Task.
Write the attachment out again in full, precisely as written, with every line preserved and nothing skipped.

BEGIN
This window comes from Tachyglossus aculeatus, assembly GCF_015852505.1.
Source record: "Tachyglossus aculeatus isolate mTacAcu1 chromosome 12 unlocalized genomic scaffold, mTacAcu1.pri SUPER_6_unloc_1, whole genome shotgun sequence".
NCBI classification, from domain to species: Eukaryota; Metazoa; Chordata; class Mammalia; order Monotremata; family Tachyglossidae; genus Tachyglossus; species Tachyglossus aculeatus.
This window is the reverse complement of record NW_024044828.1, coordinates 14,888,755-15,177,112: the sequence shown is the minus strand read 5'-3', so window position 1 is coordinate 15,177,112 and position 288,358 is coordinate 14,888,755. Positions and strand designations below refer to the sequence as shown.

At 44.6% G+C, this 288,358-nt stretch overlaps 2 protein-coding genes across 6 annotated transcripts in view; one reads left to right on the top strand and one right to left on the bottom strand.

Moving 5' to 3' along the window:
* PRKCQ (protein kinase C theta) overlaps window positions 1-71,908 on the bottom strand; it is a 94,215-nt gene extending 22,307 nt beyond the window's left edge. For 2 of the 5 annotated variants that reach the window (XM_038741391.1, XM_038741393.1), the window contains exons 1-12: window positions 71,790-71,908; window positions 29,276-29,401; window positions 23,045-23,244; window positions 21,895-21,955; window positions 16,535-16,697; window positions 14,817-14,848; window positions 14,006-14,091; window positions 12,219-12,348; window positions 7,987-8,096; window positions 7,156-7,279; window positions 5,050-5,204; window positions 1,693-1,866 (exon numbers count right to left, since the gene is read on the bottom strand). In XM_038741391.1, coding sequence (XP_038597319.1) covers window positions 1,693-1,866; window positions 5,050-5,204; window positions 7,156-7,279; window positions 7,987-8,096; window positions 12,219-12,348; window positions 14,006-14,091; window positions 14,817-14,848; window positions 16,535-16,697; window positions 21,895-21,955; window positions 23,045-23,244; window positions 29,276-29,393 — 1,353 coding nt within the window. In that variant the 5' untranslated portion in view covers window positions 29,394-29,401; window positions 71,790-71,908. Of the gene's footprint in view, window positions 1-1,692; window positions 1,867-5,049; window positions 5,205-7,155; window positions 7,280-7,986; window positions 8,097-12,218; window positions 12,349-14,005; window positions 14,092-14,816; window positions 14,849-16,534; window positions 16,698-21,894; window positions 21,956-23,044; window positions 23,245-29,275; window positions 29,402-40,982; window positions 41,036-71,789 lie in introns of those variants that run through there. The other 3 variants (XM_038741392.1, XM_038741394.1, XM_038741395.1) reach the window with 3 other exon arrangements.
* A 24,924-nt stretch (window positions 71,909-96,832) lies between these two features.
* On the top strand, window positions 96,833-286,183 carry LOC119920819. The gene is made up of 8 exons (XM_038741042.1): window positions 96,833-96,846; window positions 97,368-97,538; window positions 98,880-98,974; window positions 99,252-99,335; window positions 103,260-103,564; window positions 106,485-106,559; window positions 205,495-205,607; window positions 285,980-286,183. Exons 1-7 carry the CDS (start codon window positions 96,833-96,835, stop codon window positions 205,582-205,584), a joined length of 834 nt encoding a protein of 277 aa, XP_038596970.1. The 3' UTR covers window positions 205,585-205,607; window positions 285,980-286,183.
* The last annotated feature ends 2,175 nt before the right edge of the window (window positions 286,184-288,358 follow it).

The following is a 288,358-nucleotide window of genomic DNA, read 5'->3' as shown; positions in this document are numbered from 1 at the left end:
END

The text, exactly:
This window comes from Tachyglossus aculeatus, assembly GCF_015852505.1.
Source record: "Tachyglossus aculeatus isolate mTacAcu1 chromosome 12 unlocalized genomic scaffold, mTacAcu1.pri SUPER_6_unloc_1, whole genome shotgun sequence".
NCBI classification, from domain to species: Eukaryota; Metazoa; Chordata; class Mammalia; order Monotremata; family Tachyglossidae; genus Tachyglossus; species Tachyglossus aculeatus.
This window is the reverse complement of record NW_024044828.1, coordinates 14,888,755-15,177,112: the sequence shown is the minus strand read 5'-3', so window position 1 is coordinate 15,177,112 and position 288,358 is coordinate 14,888,755. Positions and strand designations below refer to the sequence as shown.

At 44.6% G+C, this 288,358-nt stretch overlaps 2 protein-coding genes across 6 annotated transcripts in view; one reads left to right on the top strand and one right to left on the bottom strand.

Moving 5' to 3' along the window:
* PRKCQ (protein kinase C theta) overlaps window positions 1-71,908 on the bottom strand; it is a 94,215-nt gene extending 22,307 nt beyond the window's left edge. For 2 of the 5 annotated variants that reach the window (XM_038741391.1, XM_038741393.1), the window contains exons 1-12: window positions 71,790-71,908; window positions 29,276-29,401; window positions 23,045-23,244; window positions 21,895-21,955; window positions 16,535-16,697; window positions 14,817-14,848; window positions 14,006-14,091; window positions 12,219-12,348; window positions 7,987-8,096; window positions 7,156-7,279; window positions 5,050-5,204; window positions 1,693-1,866 (exon numbers count right to left, since the gene is read on the bottom strand). In XM_038741391.1, coding sequence (XP_038597319.1) covers window positions 1,693-1,866; window positions 5,050-5,204; window positions 7,156-7,279; window positions 7,987-8,096; window positions 12,219-12,348; window positions 14,006-14,091; window positions 14,817-14,848; window positions 16,535-16,697; window positions 21,895-21,955; window positions 23,045-23,244; window positions 29,276-29,393 — 1,353 coding nt within the window. In that variant the 5' untranslated portion in view covers window positions 29,394-29,401; window positions 71,790-71,908. Of the gene's footprint in view, window positions 1-1,692; window positions 1,867-5,049; window positions 5,205-7,155; window positions 7,280-7,986; window positions 8,097-12,218; window positions 12,349-14,005; window positions 14,092-14,816; window positions 14,849-16,534; window positions 16,698-21,894; window positions 21,956-23,044; window positions 23,245-29,275; window positions 29,402-40,982; window positions 41,036-71,789 lie in introns of those variants that run through there. The other 3 variants (XM_038741392.1, XM_038741394.1, XM_038741395.1) reach the window with 3 other exon arrangements.
* A 24,924-nt stretch (window positions 71,909-96,832) lies between these two features.
* On the top strand, window positions 96,833-286,183 carry LOC119920819. The gene is made up of 8 exons (XM_038741042.1): window positions 96,833-96,846; window positions 97,368-97,538; window positions 98,880-98,974; window positions 99,252-99,335; window positions 103,260-103,564; window positions 106,485-106,559; window positions 205,495-205,607; window positions 285,980-286,183. Exons 1-7 carry the CDS (start codon window positions 96,833-96,835, stop codon window positions 205,582-205,584), a joined length of 834 nt encoding a protein of 277 aa, XP_038596970.1. The 3' UTR covers window positions 205,585-205,607; window positions 285,980-286,183.
* The last annotated feature ends 2,175 nt before the right edge of the window (window positions 286,184-288,358 follow it).

The following is a 288,358-nucleotide window of genomic DNA, read 5'->3' as shown; positions in this document are numbered from 1 at the left end: